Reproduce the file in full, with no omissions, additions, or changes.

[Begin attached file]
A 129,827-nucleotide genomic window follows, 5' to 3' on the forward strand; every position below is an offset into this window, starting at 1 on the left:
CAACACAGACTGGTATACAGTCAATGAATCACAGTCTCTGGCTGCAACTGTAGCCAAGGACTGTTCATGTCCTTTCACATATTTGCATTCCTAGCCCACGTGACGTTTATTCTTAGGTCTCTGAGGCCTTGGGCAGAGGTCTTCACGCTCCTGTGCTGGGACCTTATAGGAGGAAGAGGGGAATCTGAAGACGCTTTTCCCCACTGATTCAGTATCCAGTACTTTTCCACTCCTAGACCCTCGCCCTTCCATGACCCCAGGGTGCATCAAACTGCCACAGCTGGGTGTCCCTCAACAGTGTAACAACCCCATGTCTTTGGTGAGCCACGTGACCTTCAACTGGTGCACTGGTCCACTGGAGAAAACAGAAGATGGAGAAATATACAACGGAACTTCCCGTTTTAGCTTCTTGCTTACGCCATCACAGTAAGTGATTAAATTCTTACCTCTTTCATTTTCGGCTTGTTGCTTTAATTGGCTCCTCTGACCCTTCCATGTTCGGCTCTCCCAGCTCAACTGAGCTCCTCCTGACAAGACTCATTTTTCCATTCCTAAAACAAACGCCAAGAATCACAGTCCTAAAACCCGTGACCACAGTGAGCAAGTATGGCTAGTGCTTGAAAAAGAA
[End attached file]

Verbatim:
A 129,827-nucleotide genomic window follows, 5' to 3' on the forward strand; every position below is an offset into this window, starting at 1 on the left:
CAACACAGACTGGTATACAGTCAATGAATCACAGTCTCTGGCTGCAACTGTAGCCAAGGACTGTTCATGTCCTTTCACATATTTGCATTCCTAGCCCACGTGACGTTTATTCTTAGGTCTCTGAGGCCTTGGGCAGAGGTCTTCACGCTCCTGTGCTGGGACCTTATAGGAGGAAGAGGGGAATCTGAAGACGCTTTTCCCCACTGATTCAGTATCCAGTACTTTTCCACTCCTAGACCCTCGCCCTTCCATGACCCCAGGGTGCATCAAACTGCCACAGCTGGGTGTCCCTCAACAGTGTAACAACCCCATGTCTTTGGTGAGCCACGTGACCTTCAACTGGTGCACTGGTCCACTGGAGAAAACAGAAGATGGAGAAATATACAACGGAACTTCCCGTTTTAGCTTCTTGCTTACGCCATCACAGTAAGTGATTAAATTCTTACCTCTTTCATTTTCGGCTTGTTGCTTTAATTGGCTCCTCTGACCCTTCCATGTTCGGCTCTCCCAGCTCAACTGAGCTCCTCCTGACAAGACTCATTTTTCCATTCCTAAAACAAACGCCAAGAATCACAGTCCTAAAACCCGTGACCACAGTGAGCAAGTATGGCTAGTGCTTGAAAAAGAA